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UK govt reboots A Level exam results after computer-driven fiasco: Now teacher-predicted grades will be used after all

F**k the algorithm, indeed

The UK government has performed a massive U-turn on A Level exam results, promising to use teachers' assessments of students instead of the computer-driven system that caused havoc and sparked protests over the past week.

Shortly after furious teens chanted “f**k the algorithm” outside the Department of Education in London this afternoon, the Conservative government announced it would scrap the software-controlled approach that downgraded as many as 40 per cent of students' results, some by an extraordinary three grades.

The algorithmic approach also amplified social divisions by giving an advantage to private schools, due to their smaller class sizes, and disadvantaging state education, in which class sizes are larger. High-performing students in poorly performing schools were at risk of losing university places after they received A Level grades far lower than they expected, whereas private schools saw a significant increase in their student's estimated grades.

The algorithmic system was implemented after examinations were scrapped as a result of the coronavirus outbreak. It’s still not entirely clear how the computer model decided on final grades but it is said to have been based mainly on a school’s past results and the individual’s previous grades.

Teachers and schools were asked to submit grade predictions – known as center-assessed grades – but those grades don’t appear to have had much sway in the system, despite them knowing and having taught the pupils. Teacher-decided grades will now form the basis for students’ final grades, the government said, in both A Level and GCSE results. GCSEs being subjects kids take typically from ages 14 to 16.

Exams watchdog Ofqual had argued that the algorithm was essential to produce standardized results across the country but the end result, despite being defended for days by the government, was clearly flawed. Hundreds of stories emerged of deeply unfair decisions, many shared on social media, making the issue impossible to ignore.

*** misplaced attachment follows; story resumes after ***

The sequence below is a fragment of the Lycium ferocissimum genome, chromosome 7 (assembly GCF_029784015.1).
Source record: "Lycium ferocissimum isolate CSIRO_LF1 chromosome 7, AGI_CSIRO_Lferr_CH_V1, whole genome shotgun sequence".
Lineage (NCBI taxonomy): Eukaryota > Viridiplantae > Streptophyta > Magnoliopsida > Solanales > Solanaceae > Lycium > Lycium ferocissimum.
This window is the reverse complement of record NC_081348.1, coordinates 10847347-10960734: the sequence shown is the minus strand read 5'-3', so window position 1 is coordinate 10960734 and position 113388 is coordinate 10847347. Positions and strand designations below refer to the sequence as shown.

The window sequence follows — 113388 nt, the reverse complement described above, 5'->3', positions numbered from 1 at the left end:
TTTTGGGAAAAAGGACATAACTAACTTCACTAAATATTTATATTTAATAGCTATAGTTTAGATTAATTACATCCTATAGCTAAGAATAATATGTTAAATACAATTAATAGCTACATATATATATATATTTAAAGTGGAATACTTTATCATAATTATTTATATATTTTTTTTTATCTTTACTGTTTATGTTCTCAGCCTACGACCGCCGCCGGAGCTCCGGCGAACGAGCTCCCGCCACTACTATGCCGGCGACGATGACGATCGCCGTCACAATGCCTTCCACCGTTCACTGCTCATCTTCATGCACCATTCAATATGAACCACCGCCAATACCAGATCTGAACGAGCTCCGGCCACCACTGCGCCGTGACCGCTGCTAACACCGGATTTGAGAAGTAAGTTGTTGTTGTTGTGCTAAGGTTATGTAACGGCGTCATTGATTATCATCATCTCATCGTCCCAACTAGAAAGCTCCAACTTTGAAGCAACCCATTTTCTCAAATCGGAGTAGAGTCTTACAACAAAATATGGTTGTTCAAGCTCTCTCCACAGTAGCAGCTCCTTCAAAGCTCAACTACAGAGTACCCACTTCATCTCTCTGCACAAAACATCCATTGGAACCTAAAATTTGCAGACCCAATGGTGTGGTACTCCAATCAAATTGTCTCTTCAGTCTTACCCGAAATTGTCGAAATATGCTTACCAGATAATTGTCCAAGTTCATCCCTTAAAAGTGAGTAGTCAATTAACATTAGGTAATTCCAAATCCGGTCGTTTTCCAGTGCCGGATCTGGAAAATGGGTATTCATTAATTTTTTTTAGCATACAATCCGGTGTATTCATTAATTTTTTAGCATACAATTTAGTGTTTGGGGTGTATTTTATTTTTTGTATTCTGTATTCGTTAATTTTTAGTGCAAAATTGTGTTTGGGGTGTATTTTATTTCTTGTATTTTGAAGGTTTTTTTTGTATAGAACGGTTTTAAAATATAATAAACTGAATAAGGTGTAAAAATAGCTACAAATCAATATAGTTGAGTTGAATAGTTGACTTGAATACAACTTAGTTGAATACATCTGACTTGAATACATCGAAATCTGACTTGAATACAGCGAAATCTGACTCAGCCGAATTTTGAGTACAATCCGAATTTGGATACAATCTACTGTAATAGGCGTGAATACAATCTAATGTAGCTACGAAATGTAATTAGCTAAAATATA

With the same system due to be used for the GCSE exam results this week, with the education secretary Gavin Williamson facing calls for his resignation, and with Ofqual at the business end of a legal challenge over its approach, the powers that be decided it was best to scrap the system than risk even greater protests this weekend. The reverse ferret is too late for many students, however, as universities have already largely assigned places for the coming year.

Williamson issued a statement that he was “sorry for the distress this has caused young people and their parents,” and gave an interview in which he said he was “incredibly sorry” for the mess, claiming that over the weekend the education department had looked more closely at the results and concluded that they were indeed unfair.

He still defended the algorithm, however, arguing his department had “worked with Ofqual to construct the fairest possible model.” He also backtracked on his policy of the past week that students should use an appeals process to question the grades they were given – something that it was immediately pointed out would still result in people losing their places at universities due to the time such a process would take.


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“It is clear that the process of allocating grades has resulted in more significant inconsistencies than can be resolved through an appeals process,” Williamson said. “We now believe it is better to offer young people and parents certainty by moving to teacher assessed grades for both A and AS level and GCSE results.”

The “screeching U-turn,” as leader of the opposition Labour Party Sir Keir Starmer put it, comes after Wales said it would revert back to teacher assessments for A Levels, Northern Ireland said it would do the same for GCSEs, and Scotland performed a similar U-turn last week with its school qualifications.

Sir Keir was quick to make political hay out of the mess. “This is a victory for the thousands of young people who have powerfully made their voices heard this past week,” he said on Monday.

“However, the Tories’ handling of this situation has been a complete fiasco. Incompetence has become this government’s watchword, whether that is on schools, testing or care homes. Boris Johnson’s failure to lead is holding Britain back.” ®

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